The Care and Management of Manuscripts
All authors wonder what happens to their hard work when it arrives at a journal office. Does an intern chuck the document in a file labeled, “Return with nice note in one month”? Does the editor pore over every comma and laugh maniacally over every typo? Does the receptionist use it for scrap paper?
But many journals now use electronic tracking systems, so you can log in via the web for updates on the status of your submission.
A recent article in the New England Journal of Medicine addresses the fears and concerns of authors, as part of an overall effort to demystify the mysteries of scholarly publishing:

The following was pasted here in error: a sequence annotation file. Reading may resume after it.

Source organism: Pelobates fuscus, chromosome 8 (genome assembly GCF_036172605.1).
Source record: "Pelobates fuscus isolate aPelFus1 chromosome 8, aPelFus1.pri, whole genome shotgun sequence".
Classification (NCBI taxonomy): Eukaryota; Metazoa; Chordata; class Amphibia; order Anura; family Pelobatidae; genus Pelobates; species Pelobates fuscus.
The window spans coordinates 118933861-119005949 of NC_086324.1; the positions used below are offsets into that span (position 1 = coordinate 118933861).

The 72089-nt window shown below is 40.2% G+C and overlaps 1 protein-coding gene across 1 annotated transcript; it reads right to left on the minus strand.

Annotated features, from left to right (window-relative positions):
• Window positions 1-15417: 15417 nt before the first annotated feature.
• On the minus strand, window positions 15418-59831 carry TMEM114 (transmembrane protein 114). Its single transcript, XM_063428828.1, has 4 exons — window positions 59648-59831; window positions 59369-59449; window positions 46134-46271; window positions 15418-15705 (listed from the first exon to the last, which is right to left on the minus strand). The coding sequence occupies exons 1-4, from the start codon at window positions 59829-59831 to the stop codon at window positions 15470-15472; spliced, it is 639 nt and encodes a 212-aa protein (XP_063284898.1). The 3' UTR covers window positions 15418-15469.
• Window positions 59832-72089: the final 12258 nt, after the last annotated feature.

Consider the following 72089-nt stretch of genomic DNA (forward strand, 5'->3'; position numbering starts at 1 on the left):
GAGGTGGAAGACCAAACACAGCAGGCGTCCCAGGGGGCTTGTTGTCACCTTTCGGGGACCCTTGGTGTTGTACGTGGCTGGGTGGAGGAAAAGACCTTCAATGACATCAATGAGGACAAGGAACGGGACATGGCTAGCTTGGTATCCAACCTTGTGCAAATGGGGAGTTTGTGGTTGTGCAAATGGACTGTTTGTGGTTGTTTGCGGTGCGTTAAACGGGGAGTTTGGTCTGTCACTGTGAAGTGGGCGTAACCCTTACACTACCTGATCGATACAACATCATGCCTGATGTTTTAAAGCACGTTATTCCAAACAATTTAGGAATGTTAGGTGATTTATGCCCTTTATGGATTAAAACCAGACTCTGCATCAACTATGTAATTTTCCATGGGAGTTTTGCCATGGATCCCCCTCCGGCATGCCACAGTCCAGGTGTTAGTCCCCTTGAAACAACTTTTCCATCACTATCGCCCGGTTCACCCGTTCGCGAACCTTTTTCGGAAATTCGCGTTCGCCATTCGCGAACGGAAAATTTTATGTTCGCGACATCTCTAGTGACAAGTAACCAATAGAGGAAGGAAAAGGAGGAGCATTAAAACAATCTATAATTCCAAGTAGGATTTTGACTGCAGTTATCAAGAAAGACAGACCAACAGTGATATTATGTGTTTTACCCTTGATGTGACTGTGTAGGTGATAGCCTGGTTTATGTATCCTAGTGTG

“We appreciate that, from the perspective of a submitting author, having a manuscript in the review process is like having a child away at camp. ...On the Web site an author can see when a paper was logged into our manuscript-tracking system, when it was assigned to an editor, when it went out for review (but not the names of the reviewers), when the reviews were returned, and when we have made an initial or subsequent decision.”1
You may want to review some online submission and tracking systems as a way to understand the first part of the editorial process. Take a field trip now, using this Scavenger Hunt on Online Submissions Guide to record your findings.
Record this information in your journal profile form.